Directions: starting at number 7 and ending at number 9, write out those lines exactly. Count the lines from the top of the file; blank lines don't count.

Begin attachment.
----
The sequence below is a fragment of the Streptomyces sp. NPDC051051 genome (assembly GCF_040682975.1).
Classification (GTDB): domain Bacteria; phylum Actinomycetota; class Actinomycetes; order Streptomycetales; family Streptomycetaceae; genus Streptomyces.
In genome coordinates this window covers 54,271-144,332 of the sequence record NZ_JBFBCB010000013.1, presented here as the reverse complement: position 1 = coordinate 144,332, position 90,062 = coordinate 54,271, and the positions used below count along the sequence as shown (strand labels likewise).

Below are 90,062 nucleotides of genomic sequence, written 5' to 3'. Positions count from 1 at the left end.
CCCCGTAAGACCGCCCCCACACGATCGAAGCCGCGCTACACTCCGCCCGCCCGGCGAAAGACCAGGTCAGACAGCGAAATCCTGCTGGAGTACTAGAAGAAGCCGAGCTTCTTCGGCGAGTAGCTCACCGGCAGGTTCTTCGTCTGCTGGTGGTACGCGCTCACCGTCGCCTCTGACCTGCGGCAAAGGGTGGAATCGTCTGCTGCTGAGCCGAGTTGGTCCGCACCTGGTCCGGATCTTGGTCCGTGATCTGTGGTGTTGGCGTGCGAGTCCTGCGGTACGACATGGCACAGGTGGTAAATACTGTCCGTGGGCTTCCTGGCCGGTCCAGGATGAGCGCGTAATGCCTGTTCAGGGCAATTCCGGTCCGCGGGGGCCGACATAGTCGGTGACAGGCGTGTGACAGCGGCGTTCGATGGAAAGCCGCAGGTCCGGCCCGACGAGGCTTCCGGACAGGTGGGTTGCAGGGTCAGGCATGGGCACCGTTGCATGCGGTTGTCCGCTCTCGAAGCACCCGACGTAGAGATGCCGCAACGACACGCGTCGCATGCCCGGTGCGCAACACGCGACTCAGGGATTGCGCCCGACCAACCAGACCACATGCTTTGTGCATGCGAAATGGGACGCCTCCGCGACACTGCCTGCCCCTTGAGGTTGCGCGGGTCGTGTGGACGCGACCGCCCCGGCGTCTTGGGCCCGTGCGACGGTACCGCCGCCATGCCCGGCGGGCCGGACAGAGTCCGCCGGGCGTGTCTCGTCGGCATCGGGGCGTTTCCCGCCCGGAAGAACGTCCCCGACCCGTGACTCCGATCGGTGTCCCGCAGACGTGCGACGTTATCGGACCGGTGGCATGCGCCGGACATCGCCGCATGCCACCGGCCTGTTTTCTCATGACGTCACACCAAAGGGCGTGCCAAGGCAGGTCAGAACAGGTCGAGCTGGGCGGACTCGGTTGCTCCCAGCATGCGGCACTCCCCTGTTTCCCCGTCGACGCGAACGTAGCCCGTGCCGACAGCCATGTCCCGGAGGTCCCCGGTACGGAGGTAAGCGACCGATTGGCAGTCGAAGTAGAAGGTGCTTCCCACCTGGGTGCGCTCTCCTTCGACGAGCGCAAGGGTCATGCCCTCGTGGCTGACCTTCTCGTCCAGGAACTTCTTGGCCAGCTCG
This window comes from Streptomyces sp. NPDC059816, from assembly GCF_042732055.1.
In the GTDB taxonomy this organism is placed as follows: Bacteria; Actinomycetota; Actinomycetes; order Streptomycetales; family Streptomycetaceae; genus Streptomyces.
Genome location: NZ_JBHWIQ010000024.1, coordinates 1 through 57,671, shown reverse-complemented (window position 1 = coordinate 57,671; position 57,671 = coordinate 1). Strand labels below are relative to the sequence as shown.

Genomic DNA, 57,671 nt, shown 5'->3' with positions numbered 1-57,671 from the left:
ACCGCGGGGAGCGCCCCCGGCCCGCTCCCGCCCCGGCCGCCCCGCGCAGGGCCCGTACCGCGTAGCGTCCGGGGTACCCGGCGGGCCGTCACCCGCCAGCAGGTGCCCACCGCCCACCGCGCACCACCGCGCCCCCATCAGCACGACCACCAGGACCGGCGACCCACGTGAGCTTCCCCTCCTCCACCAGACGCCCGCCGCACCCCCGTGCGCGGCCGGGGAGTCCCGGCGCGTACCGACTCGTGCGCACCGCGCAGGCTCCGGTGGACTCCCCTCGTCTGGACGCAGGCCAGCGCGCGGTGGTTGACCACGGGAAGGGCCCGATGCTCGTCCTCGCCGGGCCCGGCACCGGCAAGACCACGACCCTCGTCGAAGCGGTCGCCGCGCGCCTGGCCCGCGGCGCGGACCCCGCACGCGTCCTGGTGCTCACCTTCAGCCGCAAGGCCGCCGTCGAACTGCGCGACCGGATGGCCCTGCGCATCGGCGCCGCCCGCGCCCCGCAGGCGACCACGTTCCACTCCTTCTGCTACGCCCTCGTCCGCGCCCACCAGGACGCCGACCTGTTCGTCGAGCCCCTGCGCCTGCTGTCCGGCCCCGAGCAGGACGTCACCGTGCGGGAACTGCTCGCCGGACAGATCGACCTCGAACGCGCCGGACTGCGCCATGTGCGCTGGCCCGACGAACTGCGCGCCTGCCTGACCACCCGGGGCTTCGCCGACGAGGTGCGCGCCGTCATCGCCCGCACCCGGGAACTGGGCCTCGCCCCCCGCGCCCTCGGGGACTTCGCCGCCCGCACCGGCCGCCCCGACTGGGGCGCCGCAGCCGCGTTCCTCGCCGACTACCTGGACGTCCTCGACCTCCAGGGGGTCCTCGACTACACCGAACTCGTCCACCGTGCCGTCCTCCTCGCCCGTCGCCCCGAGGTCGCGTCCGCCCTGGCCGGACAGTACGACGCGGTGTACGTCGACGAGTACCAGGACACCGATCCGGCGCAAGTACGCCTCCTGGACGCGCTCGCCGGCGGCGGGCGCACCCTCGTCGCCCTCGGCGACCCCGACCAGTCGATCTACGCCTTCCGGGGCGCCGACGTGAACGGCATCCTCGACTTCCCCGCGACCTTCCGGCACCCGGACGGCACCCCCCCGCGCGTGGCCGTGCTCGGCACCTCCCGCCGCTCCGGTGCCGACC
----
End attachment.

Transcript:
In the GTDB taxonomy this organism is placed as follows: Bacteria; Actinomycetota; Actinomycetes; order Streptomycetales; family Streptomycetaceae; genus Streptomyces.
Genome location: NZ_JBHWIQ010000024.1, coordinates 1 through 57,671, shown reverse-complemented (window position 1 = coordinate 57,671; position 57,671 = coordinate 1). Strand labels below are relative to the sequence as shown.

Genomic DNA, 57,671 nt, shown 5'->3' with positions numbered 1-57,671 from the left: